Down to a science

The U’s Science of Food and Cooking class praises the practical.

Junior Neil Horan pours coffee into a bucket of compost in his food science class in McNeal Hall on Thursday, Nov. 1, 2013.

Image by Holly Peterson

Junior Neil Horan pours coffee into a bucket of compost in his food science class in McNeal Hall on Thursday, Nov. 1, 2013.

by Alexander Brodsky

Students flooded into the pristine white lab. The unadorned stove tops and cabinets looked more like an Ikea showroom than a classroom.

To many, Science of Food and Cooking, frankly, seems like a blow-off course. It fulfills a physical science requirement, the tests are simple, there isn’t much reading and on this day, students were making coffee.

Despite this, lab instructor William Lendway believes students will retain more from the course than any alternative science classes.

“This building was originally used for home economics,” Food Science lab coordinator Kendra Kauppi said. Home economics may seem like an antiquated concept, but Science of Food and Cooking freely accepts its similarities to the bygone program.

Though Lendway concedes the class is easy, he sees it as more relevant than other science courses.

“This class is practical, people can apply this to their lives,” Lendway said, before grilling a student on the differences in astringency between two cups of coffee. “Astronomy is interesting, but it just doesn’t apply to people’s lives like this class.”

A degree in food science is geared more toward dedicated scientists than budding chefs. Food science and nutrition senior Alyssa Pagel, who works as a TA in the food lab, said alumni often go into more corporate food ventures, like research and development and quality control.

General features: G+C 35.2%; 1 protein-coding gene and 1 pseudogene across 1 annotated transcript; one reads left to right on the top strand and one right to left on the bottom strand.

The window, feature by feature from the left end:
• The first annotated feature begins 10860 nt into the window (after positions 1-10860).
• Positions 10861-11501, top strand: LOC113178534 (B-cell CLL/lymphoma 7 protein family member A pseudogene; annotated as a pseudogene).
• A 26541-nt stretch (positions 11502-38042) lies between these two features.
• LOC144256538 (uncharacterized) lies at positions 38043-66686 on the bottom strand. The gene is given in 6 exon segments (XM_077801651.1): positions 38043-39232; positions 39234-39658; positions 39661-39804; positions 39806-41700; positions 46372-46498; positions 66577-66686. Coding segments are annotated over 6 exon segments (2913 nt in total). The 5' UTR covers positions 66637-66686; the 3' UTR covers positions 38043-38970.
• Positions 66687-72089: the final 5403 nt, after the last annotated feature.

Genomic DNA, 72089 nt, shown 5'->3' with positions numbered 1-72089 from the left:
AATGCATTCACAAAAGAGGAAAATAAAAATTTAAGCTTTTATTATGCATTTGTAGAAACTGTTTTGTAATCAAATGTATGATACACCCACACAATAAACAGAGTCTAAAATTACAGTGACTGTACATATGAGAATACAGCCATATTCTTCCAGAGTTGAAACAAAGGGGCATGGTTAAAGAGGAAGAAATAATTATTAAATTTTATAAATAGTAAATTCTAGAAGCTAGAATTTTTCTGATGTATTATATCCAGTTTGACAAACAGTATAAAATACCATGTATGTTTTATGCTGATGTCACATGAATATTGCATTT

Lendway, a 25-year culinary veteran who cut his teeth in kitchens rather than classrooms, sticks out in the department. In such a science-oriented program, a dyed-in-the-wool chef offers a unique perspective.

The science, in his mind, works towards entirely practical ends. Rather than constructing the kind of bizarre molecular gastronomic creations associated with scientific cooking, Lendway emphasizes perfecting standard recipes. Focusing on the specific processes at work helps dispel the old wives’ tales surrounding cooking. He sees himself as a sort of Mythbuster for food.

“There’s a lot of interest in food and in the science behind it,” Lendway said. He’s optimistic about what students will take away from the class.

Despite all this, Lendway stresses that the course isn’t a cooking class. Even with all the practical knowledge, the subject matter is approached in a scientific context.

Though Lendway’s tone is generally lighthearted and conversational, he gets serious when asking a student how coarser-ground coffee affects the taste. He expects a specific, scientific answer. When baking muffins a few weeks prior in the class, they methodically tested the effects of various leaveners.

The class is casual and Lendway likes it that way. During the lab, students chat and make jokes. They sip on their coffee samples and slowly get through their work. Without the rigor of a traditional college classroom, Lendway said he likes to believe that what they learn here will stick with them longer than material from any other course.